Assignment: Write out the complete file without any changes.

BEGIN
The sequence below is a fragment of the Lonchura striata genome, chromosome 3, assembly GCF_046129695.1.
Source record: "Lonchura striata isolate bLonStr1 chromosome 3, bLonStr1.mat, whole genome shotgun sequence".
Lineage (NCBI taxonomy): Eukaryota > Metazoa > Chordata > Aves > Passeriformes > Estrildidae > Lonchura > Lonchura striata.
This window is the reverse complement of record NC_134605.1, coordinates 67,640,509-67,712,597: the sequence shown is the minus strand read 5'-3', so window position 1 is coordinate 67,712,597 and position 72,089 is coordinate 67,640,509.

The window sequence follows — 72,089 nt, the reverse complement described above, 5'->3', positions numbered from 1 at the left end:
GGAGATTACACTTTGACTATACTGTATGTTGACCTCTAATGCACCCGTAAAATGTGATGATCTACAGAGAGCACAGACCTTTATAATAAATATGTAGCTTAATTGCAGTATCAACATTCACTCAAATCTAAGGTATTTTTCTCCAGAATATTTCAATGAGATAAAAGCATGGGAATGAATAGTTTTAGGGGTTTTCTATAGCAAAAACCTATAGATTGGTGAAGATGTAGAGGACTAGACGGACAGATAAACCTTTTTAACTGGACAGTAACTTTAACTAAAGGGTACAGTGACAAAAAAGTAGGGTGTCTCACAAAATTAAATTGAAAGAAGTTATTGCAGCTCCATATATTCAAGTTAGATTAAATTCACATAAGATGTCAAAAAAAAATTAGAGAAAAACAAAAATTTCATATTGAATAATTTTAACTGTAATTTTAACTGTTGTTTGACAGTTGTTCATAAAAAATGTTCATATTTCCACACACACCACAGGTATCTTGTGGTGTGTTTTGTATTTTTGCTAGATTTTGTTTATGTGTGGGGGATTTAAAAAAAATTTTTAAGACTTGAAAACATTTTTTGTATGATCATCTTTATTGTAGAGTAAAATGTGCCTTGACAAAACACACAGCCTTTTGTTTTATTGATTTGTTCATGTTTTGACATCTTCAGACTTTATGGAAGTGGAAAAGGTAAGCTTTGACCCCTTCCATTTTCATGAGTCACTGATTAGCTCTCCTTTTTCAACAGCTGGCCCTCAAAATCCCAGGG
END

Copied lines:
The sequence below is a fragment of the Lonchura striata genome, chromosome 3, assembly GCF_046129695.1.
Source record: "Lonchura striata isolate bLonStr1 chromosome 3, bLonStr1.mat, whole genome shotgun sequence".
Lineage (NCBI taxonomy): Eukaryota > Metazoa > Chordata > Aves > Passeriformes > Estrildidae > Lonchura > Lonchura striata.
This window is the reverse complement of record NC_134605.1, coordinates 67,640,509-67,712,597: the sequence shown is the minus strand read 5'-3', so window position 1 is coordinate 67,712,597 and position 72,089 is coordinate 67,640,509.

The window sequence follows — 72,089 nt, the reverse complement described above, 5'->3', positions numbered from 1 at the left end:
GGAGATTACACTTTGACTATACTGTATGTTGACCTCTAATGCACCCGTAAAATGTGATGATCTACAGAGAGCACAGACCTTTATAATAAATATGTAGCTTAATTGCAGTATCAACATTCACTCAAATCTAAGGTATTTTTCTCCAGAATATTTCAATGAGATAAAAGCATGGGAATGAATAGTTTTAGGGGTTTTCTATAGCAAAAACCTATAGATTGGTGAAGATGTAGAGGACTAGACGGACAGATAAACCTTTTTAACTGGACAGTAACTTTAACTAAAGGGTACAGTGACAAAAAAGTAGGGTGTCTCACAAAATTAAATTGAAAGAAGTTATTGCAGCTCCATATATTCAAGTTAGATTAAATTCACATAAGATGTCAAAAAAAAATTAGAGAAAAACAAAAATTTCATATTGAATAATTTTAACTGTAATTTTAACTGTTGTTTGACAGTTGTTCATAAAAAATGTTCATATTTCCACACACACCACAGGTATCTTGTGGTGTGTTTTGTATTTTTGCTAGATTTTGTTTATGTGTGGGGGATTTAAAAAAAATTTTTAAGACTTGAAAACATTTTTTGTATGATCATCTTTATTGTAGAGTAAAATGTGCCTTGACAAAACACACAGCCTTTTGTTTTATTGATTTGTTCATGTTTTGACATCTTCAGACTTTATGGAAGTGGAAAAGGTAAGCTTTGACCCCTTCCATTTTCATGAGTCACTGATTAGCTCTCCTTTTTCAACAGCTGGCCCTCAAAATCCCAGGG